Hydrogel: An Important Innovation of Chemical Advances

Topics: Atom, Molecule, Electric charge Pages: 3 (1036 words) Published: June 16, 2011
Introduction
Materials in the modern day world assist us with comfortable everyday living. Most people don’t recognise the fact that science is behind all of our modern day advances. Molecular properties and structures form the basis of the functioning of our appliances, materials and environment. The way that these moles are charged, their polarity, state, bonding and forces individualise the material to make them unique in their formation and function. Polymers are chains of monomers (atom or a small molecule that has the potential of chemically binding to other monomers of the same species) which link in various fashions (e.g. cross-link, linear linking) to form materials that are used constantly to help humanity’s comfort and existence thrive. An important innovation of chemical advances is a material known as Hydrogels.

What are Polymers and Why Use Carbon and Silicon Atoms?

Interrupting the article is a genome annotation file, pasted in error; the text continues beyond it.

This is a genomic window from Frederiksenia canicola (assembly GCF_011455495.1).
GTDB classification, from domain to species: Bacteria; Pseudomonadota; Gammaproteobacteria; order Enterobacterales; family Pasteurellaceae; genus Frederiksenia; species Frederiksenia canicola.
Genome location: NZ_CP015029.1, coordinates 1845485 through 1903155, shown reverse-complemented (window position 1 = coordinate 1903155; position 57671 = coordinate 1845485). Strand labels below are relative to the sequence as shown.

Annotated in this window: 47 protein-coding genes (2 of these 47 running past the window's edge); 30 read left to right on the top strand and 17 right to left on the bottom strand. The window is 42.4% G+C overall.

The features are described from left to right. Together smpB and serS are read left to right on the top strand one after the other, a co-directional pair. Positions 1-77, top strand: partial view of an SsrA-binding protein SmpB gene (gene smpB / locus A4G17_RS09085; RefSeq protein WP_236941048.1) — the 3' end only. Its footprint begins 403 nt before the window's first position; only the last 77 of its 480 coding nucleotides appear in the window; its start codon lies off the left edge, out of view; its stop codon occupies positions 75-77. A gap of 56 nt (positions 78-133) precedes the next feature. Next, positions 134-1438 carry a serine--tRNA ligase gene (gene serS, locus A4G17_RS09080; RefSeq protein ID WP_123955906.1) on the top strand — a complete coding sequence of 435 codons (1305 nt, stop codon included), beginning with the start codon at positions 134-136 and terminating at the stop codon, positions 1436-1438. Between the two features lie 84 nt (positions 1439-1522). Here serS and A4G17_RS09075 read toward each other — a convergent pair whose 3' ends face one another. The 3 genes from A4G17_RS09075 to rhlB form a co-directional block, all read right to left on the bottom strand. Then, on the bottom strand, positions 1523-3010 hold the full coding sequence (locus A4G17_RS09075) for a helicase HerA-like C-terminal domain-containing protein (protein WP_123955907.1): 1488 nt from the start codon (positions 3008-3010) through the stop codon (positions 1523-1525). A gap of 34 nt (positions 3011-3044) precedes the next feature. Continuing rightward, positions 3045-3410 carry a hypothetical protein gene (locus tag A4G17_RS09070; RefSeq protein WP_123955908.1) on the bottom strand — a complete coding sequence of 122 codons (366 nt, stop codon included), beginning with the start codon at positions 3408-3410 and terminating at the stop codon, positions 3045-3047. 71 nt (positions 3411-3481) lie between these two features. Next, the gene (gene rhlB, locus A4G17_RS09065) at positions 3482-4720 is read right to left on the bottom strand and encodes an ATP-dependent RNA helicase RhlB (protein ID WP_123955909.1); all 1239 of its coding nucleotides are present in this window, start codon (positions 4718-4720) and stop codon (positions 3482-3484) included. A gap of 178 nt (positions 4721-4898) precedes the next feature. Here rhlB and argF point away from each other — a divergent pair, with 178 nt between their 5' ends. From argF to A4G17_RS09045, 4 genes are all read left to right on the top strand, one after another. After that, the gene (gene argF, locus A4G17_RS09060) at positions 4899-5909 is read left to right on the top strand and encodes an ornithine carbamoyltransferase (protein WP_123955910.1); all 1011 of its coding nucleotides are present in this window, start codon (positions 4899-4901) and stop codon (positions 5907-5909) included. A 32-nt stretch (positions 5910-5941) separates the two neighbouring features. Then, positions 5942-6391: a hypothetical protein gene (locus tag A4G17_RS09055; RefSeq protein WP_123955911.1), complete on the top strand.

Polymers are repeating chains of monomers (atoms) which link in varying trends depending on their individual properties. These properties determine such aspects of the polymer such as solubility, reactivity, state (liquid, solid, gas), conductivity, melting point, boiling point and freezing point. Also, the atoms surrounding the polymer chains determine the charge (negative or positive). (For example, a Hydrogel chain (without the addition of Sodium atoms) is highly negative due to the Carbon atoms, and therefore will repel each other, causing a large, stretched molecule that has the ability to bond with positive atoms) [See diagram below]. These differing charges cause hydrophilic and hydrophobic groups. The hydrophilic groups absorb water, while the hydrophobic groups repel water. Carbon and Silicon are used because they are elements that can either lose or gain electrons, so they can be positive ions or negative ions. Carbon is easily bonded to hydrogen, which means that it easily absorbs water. Silicon holds weight of other molecules well, so a layer of silicon lies underneath...

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